And if I couldn't resist the Silent Majority over something like that, how much less can I resist this new complication, this call that I give attention to the written versions of the episodes? After all, most people in the universe never saw any of those fanzines when they were being made (ah, the grandiose schemes we had, to increase readership! I declare, no matter what kind of publication you're involved with, everything always comes down to increasing readership) – whereas the twelve volumes of script-adaptations done by James Blish (and completed after his death by his wife Judith Lawrence) were the first genuine successes in the history of Star Trek publication. All of them became genre bestsellers, often out-selling their Asimovian competitors so handily that one New York publisher used to browbeat his stable of authors by yelling, “Jaysus Mary and Joseph, you're gettin' beat by a cancelled TV show here!”
Not quite any cancelled TV show, as its growing legions of fans were beginning to demonstrate even as early as 1969, when the last of the original episodes aired. They wanted more, and they were mostly bookish types in the first place – only natural that they would seize on any Star Trek books the instant they appeared. James Blish was tapped to write up the TV scripts (often he had nothing else to go on – no interviews, no film footage), and he did the first volume with his customary hack's reliability: it was on deadline and at length, and pretty much all it did was adapt seven scripts: “Balance of Terror,” “Charlie X” (originally called “Charlie's Law”), “The Conscience of the King,” “Dagger of the Mind,” “Man Trap” (originally called “The Unreal McCoy”), and “The Naked Time.”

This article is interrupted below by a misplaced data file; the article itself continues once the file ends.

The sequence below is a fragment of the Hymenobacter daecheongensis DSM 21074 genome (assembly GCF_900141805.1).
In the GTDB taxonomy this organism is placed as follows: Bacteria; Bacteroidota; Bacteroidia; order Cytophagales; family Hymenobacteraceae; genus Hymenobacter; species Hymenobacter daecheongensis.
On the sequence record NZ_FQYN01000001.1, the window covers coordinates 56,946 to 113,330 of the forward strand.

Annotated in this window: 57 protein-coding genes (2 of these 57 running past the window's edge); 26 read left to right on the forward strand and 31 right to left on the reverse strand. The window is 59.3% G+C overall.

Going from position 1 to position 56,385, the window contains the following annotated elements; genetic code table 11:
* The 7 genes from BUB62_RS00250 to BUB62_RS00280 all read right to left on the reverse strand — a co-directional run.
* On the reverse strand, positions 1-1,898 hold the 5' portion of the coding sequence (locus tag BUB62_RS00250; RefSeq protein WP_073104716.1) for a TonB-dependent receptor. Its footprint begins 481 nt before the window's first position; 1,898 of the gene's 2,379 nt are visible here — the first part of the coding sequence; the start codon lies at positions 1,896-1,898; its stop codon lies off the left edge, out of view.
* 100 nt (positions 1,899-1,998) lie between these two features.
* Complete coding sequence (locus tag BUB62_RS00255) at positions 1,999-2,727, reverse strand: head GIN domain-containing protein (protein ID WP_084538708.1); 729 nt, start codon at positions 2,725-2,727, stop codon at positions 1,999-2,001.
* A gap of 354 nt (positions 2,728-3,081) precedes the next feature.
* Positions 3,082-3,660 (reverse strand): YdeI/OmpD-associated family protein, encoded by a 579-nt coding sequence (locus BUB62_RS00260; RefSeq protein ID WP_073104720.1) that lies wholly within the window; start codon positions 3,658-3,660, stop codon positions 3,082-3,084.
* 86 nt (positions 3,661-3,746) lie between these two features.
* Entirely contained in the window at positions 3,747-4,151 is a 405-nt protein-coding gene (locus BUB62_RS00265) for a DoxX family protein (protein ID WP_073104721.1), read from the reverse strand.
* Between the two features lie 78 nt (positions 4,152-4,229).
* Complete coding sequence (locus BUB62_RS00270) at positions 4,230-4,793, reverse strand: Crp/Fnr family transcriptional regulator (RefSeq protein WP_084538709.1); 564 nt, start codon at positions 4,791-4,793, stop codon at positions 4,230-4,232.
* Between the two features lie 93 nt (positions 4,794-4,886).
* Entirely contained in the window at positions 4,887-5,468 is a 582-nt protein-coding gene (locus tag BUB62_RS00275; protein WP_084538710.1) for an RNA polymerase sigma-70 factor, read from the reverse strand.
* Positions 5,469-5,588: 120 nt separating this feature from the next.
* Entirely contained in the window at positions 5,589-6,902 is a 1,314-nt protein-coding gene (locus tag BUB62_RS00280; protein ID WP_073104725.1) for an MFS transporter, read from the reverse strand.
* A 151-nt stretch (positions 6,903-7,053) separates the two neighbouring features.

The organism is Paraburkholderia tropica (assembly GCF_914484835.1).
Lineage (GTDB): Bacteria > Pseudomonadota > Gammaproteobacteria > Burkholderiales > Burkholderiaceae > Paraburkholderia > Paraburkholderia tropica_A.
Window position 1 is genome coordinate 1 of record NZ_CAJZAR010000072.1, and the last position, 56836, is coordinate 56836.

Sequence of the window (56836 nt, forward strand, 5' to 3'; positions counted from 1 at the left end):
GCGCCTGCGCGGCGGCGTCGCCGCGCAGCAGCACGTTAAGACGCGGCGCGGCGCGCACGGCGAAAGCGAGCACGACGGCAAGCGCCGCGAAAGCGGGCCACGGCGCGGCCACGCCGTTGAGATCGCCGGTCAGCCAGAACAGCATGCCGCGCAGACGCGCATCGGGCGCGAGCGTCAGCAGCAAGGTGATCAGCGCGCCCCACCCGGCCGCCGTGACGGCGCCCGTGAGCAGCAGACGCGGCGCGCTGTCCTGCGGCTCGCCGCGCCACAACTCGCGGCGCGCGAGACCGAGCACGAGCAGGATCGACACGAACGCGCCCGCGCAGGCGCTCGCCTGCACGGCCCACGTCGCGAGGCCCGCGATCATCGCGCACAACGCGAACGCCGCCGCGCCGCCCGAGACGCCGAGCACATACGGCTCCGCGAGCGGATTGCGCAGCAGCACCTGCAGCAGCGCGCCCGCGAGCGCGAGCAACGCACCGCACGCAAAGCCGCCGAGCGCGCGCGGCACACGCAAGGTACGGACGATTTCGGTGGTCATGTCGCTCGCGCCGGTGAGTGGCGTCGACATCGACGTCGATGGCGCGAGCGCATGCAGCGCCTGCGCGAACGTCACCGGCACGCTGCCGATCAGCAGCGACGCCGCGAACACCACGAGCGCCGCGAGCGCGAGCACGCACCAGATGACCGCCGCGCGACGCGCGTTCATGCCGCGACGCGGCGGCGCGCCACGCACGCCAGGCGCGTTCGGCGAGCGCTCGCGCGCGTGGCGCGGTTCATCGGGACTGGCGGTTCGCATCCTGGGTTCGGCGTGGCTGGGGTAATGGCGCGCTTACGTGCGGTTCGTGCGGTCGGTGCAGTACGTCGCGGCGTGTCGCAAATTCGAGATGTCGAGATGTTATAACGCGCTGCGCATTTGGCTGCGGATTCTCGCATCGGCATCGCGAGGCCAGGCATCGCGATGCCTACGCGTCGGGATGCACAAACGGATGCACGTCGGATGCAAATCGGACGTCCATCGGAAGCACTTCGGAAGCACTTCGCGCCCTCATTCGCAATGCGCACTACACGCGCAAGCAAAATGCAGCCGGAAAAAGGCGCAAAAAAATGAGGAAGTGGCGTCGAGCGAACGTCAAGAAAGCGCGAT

Fans loved it – they bought that first paperback (with the cover that used the studio's original ad-poster, complete with Mr. Spock's green skin – a special effect that, mercifully, proved too expensive to do every week on TV) and kept buying it: it was the first screen-to-print adaptation to rack up any kind of sales numbers and one of the first science fiction paperbacks to pass the 100,000-copy mark in terms of sales. And Paramount Pictures listened – oh, they didn't listen well, mind you. If they'd listened well, they'd have hauled the cast and crew back into the studio, immediately begun filming Season 4, and then listened to all those book-buying fans and given the show a nice stable berth in the weekly schedule – Wednesdays at 9, say. If they'd listened that well, the original Star Trek might have gone on to seven or even ten seasons, and we'd all be living in an entirely different reality right now.
But the studio did listen well enough to tell Blish he had a steady job, and in due course more Star Trek volumes appeared – and they all sold instantly. In a little drugstore in small-town Iowa – the kind of shop where the paperback books were sold in one of those metal spinner-racks that squeaked really loud whenever you turned it – their copies of Star Trek 1, 2, & 3 sold so fast the clerk had to re-order not just the books themselves but the re-order forms! Since the scripts were studio property (despite some of them having been written by fairly well-known sci fi authors) and Blish was paid a standard flat-rate fee, these unassuming little books quickly began generating substantial profits.